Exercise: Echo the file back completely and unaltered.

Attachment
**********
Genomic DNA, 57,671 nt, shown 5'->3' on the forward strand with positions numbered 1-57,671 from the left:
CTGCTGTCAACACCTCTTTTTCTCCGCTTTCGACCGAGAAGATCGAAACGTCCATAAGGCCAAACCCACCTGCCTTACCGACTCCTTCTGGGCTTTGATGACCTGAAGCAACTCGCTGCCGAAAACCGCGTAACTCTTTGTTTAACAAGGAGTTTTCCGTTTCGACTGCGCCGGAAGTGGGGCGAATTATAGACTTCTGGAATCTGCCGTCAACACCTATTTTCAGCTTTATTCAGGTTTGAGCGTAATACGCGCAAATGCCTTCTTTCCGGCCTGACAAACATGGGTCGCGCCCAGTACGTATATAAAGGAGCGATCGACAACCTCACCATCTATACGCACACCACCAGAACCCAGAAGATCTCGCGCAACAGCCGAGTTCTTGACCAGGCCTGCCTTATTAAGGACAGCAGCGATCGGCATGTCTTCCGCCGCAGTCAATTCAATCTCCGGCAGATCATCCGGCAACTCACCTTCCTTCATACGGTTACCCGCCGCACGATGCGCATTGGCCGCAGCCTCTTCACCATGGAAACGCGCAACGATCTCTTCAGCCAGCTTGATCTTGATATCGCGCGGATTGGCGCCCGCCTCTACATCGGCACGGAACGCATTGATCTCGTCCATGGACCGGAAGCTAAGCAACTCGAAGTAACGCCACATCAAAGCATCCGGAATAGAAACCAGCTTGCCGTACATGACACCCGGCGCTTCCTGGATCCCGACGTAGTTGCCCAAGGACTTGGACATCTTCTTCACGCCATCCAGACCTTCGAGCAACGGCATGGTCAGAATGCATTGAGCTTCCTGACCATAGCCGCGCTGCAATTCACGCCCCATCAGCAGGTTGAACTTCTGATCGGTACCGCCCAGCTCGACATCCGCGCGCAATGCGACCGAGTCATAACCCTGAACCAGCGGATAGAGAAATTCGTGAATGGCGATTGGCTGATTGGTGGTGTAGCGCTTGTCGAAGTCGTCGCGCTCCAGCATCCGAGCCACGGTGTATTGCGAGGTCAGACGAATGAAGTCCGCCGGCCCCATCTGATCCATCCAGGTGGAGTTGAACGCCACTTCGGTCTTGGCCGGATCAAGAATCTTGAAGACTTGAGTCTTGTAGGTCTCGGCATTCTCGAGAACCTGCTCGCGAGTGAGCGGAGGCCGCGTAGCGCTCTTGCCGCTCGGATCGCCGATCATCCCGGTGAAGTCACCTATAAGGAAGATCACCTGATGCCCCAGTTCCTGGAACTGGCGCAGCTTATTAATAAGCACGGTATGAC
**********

Genomic DNA, 57,671 nt, shown 5'->3' on the forward strand with positions numbered 1-57,671 from the left:
CTGCTGTCAACACCTCTTTTTCTCCGCTTTCGACCGAGAAGATCGAAACGTCCATAAGGCCAAACCCACCTGCCTTACCGACTCCTTCTGGGCTTTGATGACCTGAAGCAACTCGCTGCCGAAAACCGCGTAACTCTTTGTTTAACAAGGAGTTTTCCGTTTCGACTGCGCCGGAAGTGGGGCGAATTATAGACTTCTGGAATCTGCCGTCAACACCTATTTTCAGCTTTATTCAGGTTTGAGCGTAATACGCGCAAATGCCTTCTTTCCGGCCTGACAAACATGGGTCGCGCCCAGTACGTATATAAAGGAGCGATCGACAACCTCACCATCTATACGCACACCACCAGAACCCAGAAGATCTCGCGCAACAGCCGAGTTCTTGACCAGGCCTGCCTTATTAAGGACAGCAGCGATCGGCATGTCTTCCGCCGCAGTCAATTCAATCTCCGGCAGATCATCCGGCAACTCACCTTCCTTCATACGGTTACCCGCCGCACGATGCGCATTGGCCGCAGCCTCTTCACCATGGAAACGCGCAACGATCTCTTCAGCCAGCTTGATCTTGATATCGCGCGGATTGGCGCCCGCCTCTACATCGGCACGGAACGCATTGATCTCGTCCATGGACCGGAAGCTAAGCAACTCGAAGTAACGCCACATCAAAGCATCCGGAATAGAAACCAGCTTGCCGTACATGACACCCGGCGCTTCCTGGATCCCGACGTAGTTGCCCAAGGACTTGGACATCTTCTTCACGCCATCCAGACCTTCGAGCAACGGCATGGTCAGAATGCATTGAGCTTCCTGACCATAGCCGCGCTGCAATTCACGCCCCATCAGCAGGTTGAACTTCTGATCGGTACCGCCCAGCTCGACATCCGCGCGCAATGCGACCGAGTCATAACCCTGAACCAGCGGATAGAGAAATTCGTGAATGGCGATTGGCTGATTGGTGGTGTAGCGCTTGTCGAAGTCGTCGCGCTCCAGCATCCGAGCCACGGTGTATTGCGAGGTCAGACGAATGAAGTCCGCCGGCCCCATCTGATCCATCCAGGTGGAGTTGAACGCCACTTCGGTCTTGGCCGGATCAAGAATCTTGAAGACTTGAGTCTTGTAGGTCTCGGCATTCTCGAGAACCTGCTCGCGAGTGAGCGGAGGCCGCGTAGCGCTCTTGCCGCTCGGATCGCCGATCATCCCGGTGAAGTCACCTATAAGGAAGATCACCTGATGCCCCAGTTCCTGGAACTGGCGCAGCTTATTAATAAGCACGGTATGAC